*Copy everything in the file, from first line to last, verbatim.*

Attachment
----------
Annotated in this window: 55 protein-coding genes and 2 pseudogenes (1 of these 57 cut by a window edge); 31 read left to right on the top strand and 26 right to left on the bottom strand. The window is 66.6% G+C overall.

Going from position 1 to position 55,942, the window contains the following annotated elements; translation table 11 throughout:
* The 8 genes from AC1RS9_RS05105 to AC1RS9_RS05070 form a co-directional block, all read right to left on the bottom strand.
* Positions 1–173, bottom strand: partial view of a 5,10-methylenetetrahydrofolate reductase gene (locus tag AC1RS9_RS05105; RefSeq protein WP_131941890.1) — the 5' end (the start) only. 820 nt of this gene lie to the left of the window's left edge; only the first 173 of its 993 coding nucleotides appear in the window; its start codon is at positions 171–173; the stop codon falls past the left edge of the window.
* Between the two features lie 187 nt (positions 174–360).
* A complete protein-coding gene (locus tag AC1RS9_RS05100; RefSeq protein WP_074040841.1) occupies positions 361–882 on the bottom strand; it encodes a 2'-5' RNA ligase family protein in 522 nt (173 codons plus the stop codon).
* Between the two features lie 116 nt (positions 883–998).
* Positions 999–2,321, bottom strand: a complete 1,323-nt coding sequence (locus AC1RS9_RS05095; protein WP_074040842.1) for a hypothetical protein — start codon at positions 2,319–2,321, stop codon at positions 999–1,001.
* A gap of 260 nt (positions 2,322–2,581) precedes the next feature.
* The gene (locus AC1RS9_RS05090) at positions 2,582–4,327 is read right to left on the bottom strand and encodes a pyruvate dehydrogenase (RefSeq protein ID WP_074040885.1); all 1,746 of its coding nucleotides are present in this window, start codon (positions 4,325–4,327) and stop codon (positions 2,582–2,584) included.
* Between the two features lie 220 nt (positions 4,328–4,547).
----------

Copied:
Annotated in this window: 55 protein-coding genes and 2 pseudogenes (1 of these 57 cut by a window edge); 31 read left to right on the top strand and 26 right to left on the bottom strand. The window is 66.6% G+C overall.

Going from position 1 to position 55,942, the window contains the following annotated elements; translation table 11 throughout:
* The 8 genes from AC1RS9_RS05105 to AC1RS9_RS05070 form a co-directional block, all read right to left on the bottom strand.
* Positions 1–173, bottom strand: partial view of a 5,10-methylenetetrahydrofolate reductase gene (locus tag AC1RS9_RS05105; RefSeq protein WP_131941890.1) — the 5' end (the start) only. 820 nt of this gene lie to the left of the window's left edge; only the first 173 of its 993 coding nucleotides appear in the window; its start codon is at positions 171–173; the stop codon falls past the left edge of the window.
* Between the two features lie 187 nt (positions 174–360).
* A complete protein-coding gene (locus tag AC1RS9_RS05100; RefSeq protein WP_074040841.1) occupies positions 361–882 on the bottom strand; it encodes a 2'-5' RNA ligase family protein in 522 nt (173 codons plus the stop codon).
* Between the two features lie 116 nt (positions 883–998).
* Positions 999–2,321, bottom strand: a complete 1,323-nt coding sequence (locus AC1RS9_RS05095; protein WP_074040842.1) for a hypothetical protein — start codon at positions 2,319–2,321, stop codon at positions 999–1,001.
* A gap of 260 nt (positions 2,322–2,581) precedes the next feature.
* The gene (locus AC1RS9_RS05090) at positions 2,582–4,327 is read right to left on the bottom strand and encodes a pyruvate dehydrogenase (RefSeq protein ID WP_074040885.1); all 1,746 of its coding nucleotides are present in this window, start codon (positions 4,325–4,327) and stop codon (positions 2,582–2,584) included.
* Between the two features lie 220 nt (positions 4,328–4,547).